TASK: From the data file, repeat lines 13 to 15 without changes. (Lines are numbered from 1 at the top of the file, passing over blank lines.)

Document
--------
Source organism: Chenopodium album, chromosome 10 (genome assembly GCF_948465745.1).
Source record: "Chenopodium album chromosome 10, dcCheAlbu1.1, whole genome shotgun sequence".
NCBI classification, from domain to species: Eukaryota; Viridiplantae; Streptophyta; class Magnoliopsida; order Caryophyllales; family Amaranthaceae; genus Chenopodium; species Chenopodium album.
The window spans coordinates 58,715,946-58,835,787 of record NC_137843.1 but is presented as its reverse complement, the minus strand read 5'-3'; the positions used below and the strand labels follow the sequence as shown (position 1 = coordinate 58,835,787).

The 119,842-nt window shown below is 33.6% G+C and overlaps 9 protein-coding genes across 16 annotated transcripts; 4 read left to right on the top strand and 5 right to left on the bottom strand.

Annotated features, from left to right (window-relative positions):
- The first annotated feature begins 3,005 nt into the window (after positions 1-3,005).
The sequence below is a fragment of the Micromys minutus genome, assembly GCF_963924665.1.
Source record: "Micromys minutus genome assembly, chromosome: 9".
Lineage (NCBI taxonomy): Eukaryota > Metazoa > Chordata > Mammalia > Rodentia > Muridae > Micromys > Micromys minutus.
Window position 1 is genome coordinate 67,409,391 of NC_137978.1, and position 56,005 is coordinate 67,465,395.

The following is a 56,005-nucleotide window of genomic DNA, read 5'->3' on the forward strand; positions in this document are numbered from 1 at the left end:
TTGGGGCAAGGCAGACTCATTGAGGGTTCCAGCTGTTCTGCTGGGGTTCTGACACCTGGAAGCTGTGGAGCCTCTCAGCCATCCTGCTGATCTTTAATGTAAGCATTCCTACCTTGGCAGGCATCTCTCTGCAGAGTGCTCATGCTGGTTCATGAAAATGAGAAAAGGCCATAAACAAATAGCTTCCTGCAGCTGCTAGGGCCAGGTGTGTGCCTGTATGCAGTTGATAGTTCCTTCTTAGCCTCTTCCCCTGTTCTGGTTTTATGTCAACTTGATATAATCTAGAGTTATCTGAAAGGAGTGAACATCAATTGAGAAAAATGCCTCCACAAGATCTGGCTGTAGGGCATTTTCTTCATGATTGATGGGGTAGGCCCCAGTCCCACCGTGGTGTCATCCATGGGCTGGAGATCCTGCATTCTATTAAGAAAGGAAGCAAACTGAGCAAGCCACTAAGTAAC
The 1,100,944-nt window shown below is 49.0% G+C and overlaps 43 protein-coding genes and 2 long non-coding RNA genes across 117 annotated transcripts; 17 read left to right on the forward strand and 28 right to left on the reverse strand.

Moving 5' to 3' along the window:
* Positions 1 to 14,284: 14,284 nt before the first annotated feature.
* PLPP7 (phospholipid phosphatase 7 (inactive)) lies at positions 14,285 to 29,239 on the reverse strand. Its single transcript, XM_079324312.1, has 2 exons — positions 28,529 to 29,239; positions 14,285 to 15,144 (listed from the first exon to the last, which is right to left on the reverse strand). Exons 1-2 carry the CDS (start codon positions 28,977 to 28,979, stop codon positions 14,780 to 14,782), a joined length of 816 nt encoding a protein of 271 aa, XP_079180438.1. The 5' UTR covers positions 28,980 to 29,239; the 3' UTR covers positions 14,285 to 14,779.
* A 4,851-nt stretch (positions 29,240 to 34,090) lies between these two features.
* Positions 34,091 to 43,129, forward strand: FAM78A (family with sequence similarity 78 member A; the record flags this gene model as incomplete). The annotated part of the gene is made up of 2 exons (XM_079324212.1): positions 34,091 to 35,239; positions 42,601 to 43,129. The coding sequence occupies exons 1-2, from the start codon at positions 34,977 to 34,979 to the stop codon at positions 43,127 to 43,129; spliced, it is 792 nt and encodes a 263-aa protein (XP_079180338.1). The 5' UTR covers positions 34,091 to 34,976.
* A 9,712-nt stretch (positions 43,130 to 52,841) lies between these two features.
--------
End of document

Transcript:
TTGGGGCAAGGCAGACTCATTGAGGGTTCCAGCTGTTCTGCTGGGGTTCTGACACCTGGAAGCTGTGGAGCCTCTCAGCCATCCTGCTGATCTTTAATGTAAGCATTCCTACCTTGGCAGGCATCTCTCTGCAGAGTGCTCATGCTGGTTCATGAAAATGAGAAAAGGCCATAAACAAATAGCTTCCTGCAGCTGCTAGGGCCAGGTGTGTGCCTGTATGCAGTTGATAGTTCCTTCTTAGCCTCTTCCCCTGTTCTGGTTTTATGTCAACTTGATATAATCTAGAGTTATCTGAAAGGAGTGAACATCAATTGAGAAAAATGCCTCCACAAGATCTGGCTGTAGGGCATTTTCTTCATGATTGATGGGGTAGGCCCCAGTCCCACCGTGGTGTCATCCATGGGCTGGAGATCCTGCATTCTATTAAGAAAGGAAGCAAACTGAGCAAGCCACTAAGTAAC
The 1,100,944-nt window shown below is 49.0% G+C and overlaps 43 protein-coding genes and 2 long non-coding RNA genes across 117 annotated transcripts; 17 read left to right on the forward strand and 28 right to left on the reverse strand.

Moving 5' to 3' along the window: